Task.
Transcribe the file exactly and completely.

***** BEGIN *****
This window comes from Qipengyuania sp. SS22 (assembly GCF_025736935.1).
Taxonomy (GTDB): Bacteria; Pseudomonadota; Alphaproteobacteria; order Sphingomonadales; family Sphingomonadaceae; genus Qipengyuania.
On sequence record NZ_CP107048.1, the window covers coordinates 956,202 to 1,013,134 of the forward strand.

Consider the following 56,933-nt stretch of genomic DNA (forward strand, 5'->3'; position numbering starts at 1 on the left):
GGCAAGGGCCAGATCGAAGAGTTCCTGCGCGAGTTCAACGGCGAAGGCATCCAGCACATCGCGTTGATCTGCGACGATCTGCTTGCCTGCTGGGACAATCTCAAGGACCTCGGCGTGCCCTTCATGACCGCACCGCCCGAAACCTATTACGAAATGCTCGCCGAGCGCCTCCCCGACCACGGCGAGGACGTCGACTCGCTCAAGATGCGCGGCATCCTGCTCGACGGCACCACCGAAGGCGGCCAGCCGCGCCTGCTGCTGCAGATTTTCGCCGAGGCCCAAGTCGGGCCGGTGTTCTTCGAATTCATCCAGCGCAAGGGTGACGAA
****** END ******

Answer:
This window comes from Qipengyuania sp. SS22 (assembly GCF_025736935.1).
Taxonomy (GTDB): Bacteria; Pseudomonadota; Alphaproteobacteria; order Sphingomonadales; family Sphingomonadaceae; genus Qipengyuania.
On sequence record NZ_CP107048.1, the window covers coordinates 956,202 to 1,013,134 of the forward strand.

Consider the following 56,933-nt stretch of genomic DNA (forward strand, 5'->3'; position numbering starts at 1 on the left):
GGCAAGGGCCAGATCGAAGAGTTCCTGCGCGAGTTCAACGGCGAAGGCATCCAGCACATCGCGTTGATCTGCGACGATCTGCTTGCCTGCTGGGACAATCTCAAGGACCTCGGCGTGCCCTTCATGACCGCACCGCCCGAAACCTATTACGAAATGCTCGCCGAGCGCCTCCCCGACCACGGCGAGGACGTCGACTCGCTCAAGATGCGCGGCATCCTGCTCGACGGCACCACCGAAGGCGGCCAGCCGCGCCTGCTGCTGCAGATTTTCGCCGAGGCCCAAGTCGGGCCGGTGTTCTTCGAATTCATCCAGCGCAAGGGTGACGAA